procedure  available  to  it.   This  takes  a number and find an unused
sequence of boxes the required size - it  returns  the  address  of  the
first, thus:

        : DEFINE 3 X :: Y -> RESULT;
        :       FINDBOXES(3) -> RESULT;
        :       "PAIR" -> CONTENTS(0,RESULT);
        :       X -> CONTENTS(1,RESULT);
        :       Y -> CONTENTS(2,RESULT)
        : ENDDEFINE;

The procedure DATAWORD is defined as:

        :       IF      BOX > 10000000
        :       THEN    "INTEGER"
        :       ELSE    CONTENTS(0,BOX)
        :       ENDIF
        : ENDDEFINE;

                   Lists represented by little boxes

It is sometimes easier to think about the internal representation of lists in
terms of diagrams of "little boxes". A box represents one location ('word')
in the memory of the computer. Whenever we declare a variable, the POP11
system allocates an unused box somewhere to store that variable's value. So,
for instance, if we type:

    : VARS X;
    : "A" -> X;

then part of the computer's memory ends up looking a bit like this:

  X: | A |

I have put a label "X:" here to indicate that POP11 "knows" that this is the
box holding the value of X. There is nothing attached to the box itself to
indicate that it is holding the value of X. The POP11 system must keep track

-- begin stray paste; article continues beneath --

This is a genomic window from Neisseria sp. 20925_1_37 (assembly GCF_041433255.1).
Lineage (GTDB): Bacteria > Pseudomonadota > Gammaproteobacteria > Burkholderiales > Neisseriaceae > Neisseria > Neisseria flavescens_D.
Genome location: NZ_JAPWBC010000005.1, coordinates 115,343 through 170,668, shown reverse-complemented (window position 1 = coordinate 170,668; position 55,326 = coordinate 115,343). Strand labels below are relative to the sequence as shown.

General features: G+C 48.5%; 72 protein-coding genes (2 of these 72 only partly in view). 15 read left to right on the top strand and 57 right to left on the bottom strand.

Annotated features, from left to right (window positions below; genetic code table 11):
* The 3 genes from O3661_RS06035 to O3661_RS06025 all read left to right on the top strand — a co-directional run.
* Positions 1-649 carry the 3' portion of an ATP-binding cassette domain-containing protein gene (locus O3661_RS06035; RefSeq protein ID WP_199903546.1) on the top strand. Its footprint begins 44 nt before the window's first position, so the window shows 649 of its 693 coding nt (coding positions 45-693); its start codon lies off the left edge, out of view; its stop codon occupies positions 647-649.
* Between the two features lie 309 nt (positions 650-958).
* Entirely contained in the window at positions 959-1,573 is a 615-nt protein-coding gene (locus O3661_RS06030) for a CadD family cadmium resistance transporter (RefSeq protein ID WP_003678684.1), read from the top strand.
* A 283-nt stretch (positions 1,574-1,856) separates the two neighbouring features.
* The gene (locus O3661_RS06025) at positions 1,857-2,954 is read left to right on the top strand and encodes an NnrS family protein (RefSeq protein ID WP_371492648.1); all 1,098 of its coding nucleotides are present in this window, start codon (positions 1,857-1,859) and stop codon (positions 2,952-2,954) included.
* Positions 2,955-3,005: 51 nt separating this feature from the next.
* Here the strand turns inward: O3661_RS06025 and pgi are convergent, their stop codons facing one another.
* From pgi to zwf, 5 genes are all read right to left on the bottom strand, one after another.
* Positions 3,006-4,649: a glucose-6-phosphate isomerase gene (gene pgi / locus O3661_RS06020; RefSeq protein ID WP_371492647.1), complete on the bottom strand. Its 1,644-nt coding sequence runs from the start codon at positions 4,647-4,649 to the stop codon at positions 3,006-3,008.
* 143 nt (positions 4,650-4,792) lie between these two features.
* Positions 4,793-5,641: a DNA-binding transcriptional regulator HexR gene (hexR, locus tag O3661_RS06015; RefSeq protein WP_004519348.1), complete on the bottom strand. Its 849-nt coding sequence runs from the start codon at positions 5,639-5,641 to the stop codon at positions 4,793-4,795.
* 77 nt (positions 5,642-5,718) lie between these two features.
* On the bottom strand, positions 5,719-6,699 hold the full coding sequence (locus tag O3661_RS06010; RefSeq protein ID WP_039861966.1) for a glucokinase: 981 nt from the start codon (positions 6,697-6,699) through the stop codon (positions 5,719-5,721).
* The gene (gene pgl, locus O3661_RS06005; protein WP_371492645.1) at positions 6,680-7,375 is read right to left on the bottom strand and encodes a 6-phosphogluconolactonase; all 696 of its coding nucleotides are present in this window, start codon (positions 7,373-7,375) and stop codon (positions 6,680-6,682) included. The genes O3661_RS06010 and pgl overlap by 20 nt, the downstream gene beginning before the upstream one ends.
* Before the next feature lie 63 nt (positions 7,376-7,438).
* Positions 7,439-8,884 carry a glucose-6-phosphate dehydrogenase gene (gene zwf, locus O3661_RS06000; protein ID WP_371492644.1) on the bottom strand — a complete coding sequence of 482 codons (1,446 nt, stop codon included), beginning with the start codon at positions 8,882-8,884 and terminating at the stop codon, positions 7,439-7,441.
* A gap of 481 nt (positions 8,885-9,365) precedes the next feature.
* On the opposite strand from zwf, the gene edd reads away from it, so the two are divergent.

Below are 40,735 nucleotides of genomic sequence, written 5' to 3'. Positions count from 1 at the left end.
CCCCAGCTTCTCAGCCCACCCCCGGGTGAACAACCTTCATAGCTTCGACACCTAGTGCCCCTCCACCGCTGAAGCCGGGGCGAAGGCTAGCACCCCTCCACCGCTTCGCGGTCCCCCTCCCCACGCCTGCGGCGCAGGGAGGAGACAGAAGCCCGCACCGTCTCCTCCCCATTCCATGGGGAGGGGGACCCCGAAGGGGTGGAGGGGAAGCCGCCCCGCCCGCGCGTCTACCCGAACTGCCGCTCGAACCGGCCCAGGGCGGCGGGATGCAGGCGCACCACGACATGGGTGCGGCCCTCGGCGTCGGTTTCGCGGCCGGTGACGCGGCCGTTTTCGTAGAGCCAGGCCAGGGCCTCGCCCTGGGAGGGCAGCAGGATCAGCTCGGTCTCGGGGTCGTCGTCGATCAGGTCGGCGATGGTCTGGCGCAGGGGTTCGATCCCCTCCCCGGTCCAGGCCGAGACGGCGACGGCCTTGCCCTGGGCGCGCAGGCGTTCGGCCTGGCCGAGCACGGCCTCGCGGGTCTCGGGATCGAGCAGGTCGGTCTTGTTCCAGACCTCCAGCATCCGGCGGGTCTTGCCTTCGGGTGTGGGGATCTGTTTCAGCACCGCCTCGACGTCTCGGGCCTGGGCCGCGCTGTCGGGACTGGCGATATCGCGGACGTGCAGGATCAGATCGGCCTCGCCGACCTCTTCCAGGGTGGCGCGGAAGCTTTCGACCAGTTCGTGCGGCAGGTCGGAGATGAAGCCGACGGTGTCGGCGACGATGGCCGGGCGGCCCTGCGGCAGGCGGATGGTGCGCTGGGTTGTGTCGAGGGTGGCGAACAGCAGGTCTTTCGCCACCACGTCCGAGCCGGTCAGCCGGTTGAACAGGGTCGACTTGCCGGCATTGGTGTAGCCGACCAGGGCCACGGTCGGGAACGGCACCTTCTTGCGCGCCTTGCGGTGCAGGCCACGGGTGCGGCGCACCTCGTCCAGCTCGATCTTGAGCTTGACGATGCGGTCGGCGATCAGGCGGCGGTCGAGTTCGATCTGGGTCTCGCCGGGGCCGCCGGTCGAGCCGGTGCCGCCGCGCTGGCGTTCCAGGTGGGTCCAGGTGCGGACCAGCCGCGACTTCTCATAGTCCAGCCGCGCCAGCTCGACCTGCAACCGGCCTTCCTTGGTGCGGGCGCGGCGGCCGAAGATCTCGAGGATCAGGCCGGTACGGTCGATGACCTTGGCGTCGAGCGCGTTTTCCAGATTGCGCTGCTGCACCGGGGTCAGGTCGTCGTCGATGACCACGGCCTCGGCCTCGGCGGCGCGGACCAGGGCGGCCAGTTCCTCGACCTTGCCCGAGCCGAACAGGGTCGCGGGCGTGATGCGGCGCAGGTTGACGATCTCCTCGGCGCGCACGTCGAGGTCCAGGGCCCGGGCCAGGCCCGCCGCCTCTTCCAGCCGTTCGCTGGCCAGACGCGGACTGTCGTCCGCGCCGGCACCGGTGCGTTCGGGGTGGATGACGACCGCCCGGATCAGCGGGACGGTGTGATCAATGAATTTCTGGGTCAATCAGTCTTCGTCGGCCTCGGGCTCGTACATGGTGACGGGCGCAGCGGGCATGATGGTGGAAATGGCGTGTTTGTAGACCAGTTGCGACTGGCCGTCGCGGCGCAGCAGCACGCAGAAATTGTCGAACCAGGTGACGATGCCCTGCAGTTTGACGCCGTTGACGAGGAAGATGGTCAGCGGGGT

of it by putting the string of characters "X" together with the address of
this box in one of its own datastructures (the DICTIONARY). This diagram
also uses another convenient abbreviation. It assumes, in a way, that it is
possible to store everything about the word "A" in this single box. In
reality, the word "A" must be allocated several boxes, which indicate that it
is a word, give the characters that make up the word and perhaps give the
value of the variable called A, if such a variable has been declared. So the
box for X must actually contain a pointer to (that is, the address of) the
whole sequence of boxes describing "A". To be precise, then, our above
diagram should really look more like:

  X: | *-+-------> ..... some boxes representing "A"

where the arrow indicates that the box holds the address of whatever the
arrow points to. Since we are not interested here in the internal
representation of words, we will stick to the shorter notation where we
just put the name of the word in the box.

Now for lists. What happens if we type the following:

    : [A] -> X;

Part of the memory now looks as follows:

     *---*   *---*---*
  X: | *-+-->| A |NIL|
     *---*   *---*---*

We still have the original box for X, but now there are two more
(consecutive) boxes in use. These represent the HD and TL of the list that
has been created. Here are some more examples:

    :  [HOW NOW BROWN COW] -> L;

     *---*   *---*---*   *---*---*   *-----*---*   *---*---*
  L: | *-+-->|HOW| *-+-->|NOW| *-+-->|BROWN| *-+-->|COW|NIL|
     *---*   *---*---*   *---*---*   *-----*---*   *---*---*

This is the same example that was treated earlier (in terms of numbers). If
you are uneasy about the diagrammatic representation, you might like to
refer back to the other treatment. Note that in the diagrammatic
representation it would clutter up the diagrams unnecessarily if we included
the DATAWORD components for all these pairs.

Here are more examples, with no commentary:

    : [[A]] -> X;

     *---*   *---*---*
  X: | *-+-->| * |NIL|
     *---*   *-+-*---*
             | A |NIL|

: [[THE MAN] KICKED [A DOG]] -> X;